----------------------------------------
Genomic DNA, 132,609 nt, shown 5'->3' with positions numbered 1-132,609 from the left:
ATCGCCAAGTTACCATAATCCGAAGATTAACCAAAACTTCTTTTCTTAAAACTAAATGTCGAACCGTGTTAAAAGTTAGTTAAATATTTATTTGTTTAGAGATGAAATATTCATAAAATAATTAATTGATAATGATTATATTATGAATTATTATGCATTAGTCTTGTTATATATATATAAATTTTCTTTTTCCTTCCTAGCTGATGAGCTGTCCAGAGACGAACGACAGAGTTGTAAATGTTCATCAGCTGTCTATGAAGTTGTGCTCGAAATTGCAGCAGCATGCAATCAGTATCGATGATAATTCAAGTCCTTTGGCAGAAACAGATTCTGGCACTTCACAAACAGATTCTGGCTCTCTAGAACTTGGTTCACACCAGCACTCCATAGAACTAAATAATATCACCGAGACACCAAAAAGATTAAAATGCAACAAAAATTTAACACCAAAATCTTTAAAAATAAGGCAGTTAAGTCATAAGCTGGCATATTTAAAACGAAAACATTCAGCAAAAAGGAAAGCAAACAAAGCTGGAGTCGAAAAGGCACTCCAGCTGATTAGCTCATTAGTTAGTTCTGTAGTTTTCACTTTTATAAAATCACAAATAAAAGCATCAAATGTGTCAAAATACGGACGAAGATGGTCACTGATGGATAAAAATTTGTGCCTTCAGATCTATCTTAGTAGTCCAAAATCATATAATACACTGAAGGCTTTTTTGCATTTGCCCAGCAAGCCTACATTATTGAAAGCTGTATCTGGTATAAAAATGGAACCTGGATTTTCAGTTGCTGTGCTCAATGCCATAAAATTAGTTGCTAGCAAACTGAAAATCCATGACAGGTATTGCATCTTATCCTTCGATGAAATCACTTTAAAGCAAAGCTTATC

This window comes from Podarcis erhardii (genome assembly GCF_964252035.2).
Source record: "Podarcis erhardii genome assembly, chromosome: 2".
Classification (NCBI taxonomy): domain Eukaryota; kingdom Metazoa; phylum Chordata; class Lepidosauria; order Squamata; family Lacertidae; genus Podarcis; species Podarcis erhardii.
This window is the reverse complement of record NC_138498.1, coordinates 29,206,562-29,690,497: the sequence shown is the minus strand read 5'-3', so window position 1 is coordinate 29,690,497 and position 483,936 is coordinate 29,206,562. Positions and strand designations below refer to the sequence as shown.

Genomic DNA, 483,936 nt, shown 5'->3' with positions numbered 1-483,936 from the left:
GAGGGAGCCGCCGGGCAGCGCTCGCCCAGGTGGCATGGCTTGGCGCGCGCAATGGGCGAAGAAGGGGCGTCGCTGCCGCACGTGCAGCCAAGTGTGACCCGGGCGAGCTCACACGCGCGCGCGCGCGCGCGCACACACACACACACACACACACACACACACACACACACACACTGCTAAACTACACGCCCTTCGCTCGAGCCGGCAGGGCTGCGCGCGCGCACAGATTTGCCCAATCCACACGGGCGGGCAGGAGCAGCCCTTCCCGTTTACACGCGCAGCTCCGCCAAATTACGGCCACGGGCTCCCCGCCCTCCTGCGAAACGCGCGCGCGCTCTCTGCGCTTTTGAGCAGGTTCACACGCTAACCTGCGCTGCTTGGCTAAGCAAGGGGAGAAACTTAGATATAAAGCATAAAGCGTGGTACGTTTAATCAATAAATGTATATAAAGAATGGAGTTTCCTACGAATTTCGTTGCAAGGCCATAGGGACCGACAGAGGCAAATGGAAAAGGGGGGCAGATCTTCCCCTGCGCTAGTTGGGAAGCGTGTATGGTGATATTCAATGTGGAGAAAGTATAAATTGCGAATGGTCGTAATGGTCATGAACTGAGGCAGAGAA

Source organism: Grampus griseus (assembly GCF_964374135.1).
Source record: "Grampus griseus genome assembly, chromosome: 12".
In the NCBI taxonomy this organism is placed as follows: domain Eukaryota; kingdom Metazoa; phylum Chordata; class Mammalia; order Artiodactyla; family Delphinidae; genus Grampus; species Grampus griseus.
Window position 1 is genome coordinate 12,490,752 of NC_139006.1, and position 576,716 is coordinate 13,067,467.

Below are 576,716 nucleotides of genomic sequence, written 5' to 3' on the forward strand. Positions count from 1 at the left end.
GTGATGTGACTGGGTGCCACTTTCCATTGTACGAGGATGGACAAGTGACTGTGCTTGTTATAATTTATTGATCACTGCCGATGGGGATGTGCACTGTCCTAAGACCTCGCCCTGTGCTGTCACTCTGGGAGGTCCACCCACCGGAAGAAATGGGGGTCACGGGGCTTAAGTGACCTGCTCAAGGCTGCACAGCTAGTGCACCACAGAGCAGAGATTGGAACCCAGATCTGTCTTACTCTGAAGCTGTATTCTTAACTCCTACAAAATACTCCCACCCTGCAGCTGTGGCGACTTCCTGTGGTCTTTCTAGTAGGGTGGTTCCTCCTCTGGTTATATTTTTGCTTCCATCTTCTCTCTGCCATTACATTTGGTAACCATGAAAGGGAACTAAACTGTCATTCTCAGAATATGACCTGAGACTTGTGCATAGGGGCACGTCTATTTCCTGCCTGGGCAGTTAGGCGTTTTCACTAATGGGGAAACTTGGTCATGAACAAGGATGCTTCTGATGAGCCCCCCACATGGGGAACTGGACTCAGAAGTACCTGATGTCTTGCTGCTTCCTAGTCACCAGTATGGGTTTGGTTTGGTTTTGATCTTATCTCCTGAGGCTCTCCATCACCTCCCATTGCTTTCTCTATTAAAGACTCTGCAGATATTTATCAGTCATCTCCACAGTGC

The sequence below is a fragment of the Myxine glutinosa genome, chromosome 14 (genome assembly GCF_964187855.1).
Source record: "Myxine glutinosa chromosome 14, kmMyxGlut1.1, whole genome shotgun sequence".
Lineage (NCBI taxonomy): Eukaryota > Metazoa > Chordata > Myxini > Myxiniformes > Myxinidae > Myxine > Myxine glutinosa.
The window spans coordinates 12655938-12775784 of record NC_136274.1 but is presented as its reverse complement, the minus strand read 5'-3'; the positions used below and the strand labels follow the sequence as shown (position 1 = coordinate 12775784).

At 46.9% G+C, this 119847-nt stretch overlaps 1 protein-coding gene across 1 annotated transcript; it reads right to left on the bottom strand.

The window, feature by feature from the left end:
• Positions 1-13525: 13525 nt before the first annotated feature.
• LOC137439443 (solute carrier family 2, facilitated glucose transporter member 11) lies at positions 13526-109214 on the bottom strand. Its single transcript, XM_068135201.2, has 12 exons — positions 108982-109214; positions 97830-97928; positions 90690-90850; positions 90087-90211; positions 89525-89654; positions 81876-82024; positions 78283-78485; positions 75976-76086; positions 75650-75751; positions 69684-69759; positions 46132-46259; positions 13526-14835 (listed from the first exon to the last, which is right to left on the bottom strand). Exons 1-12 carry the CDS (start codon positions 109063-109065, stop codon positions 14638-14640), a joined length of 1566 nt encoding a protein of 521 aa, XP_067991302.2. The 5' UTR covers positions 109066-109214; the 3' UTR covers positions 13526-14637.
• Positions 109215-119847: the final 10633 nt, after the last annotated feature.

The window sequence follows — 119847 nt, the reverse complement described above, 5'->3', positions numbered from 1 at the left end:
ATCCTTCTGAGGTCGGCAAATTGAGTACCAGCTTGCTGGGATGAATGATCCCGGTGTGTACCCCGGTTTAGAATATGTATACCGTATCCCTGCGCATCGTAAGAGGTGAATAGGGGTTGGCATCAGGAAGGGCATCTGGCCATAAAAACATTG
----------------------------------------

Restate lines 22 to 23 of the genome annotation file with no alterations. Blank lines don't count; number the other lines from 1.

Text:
• LOC137439443 (solute carrier family 2, facilitated glucose transporter member 11) lies at positions 13526-109214 on the bottom strand. Its single transcript, XM_068135201.2, has 12 exons — positions 108982-109214; positions 97830-97928; positions 90690-90850; positions 90087-90211; positions 89525-89654; positions 81876-82024; positions 78283-78485; positions 75976-76086; positions 75650-75751; positions 69684-69759; positions 46132-46259; positions 13526-14835 (listed from the first exon to the last, which is right to left on the bottom strand). Exons 1-12 carry the CDS (start codon positions 109063-109065, stop codon positions 14638-14640), a joined length of 1566 nt encoding a protein of 521 aa, XP_067991302.2. The 5' UTR covers positions 109066-109214; the 3' UTR covers positions 13526-14637.
• Positions 109215-119847: the final 10633 nt, after the last annotated feature.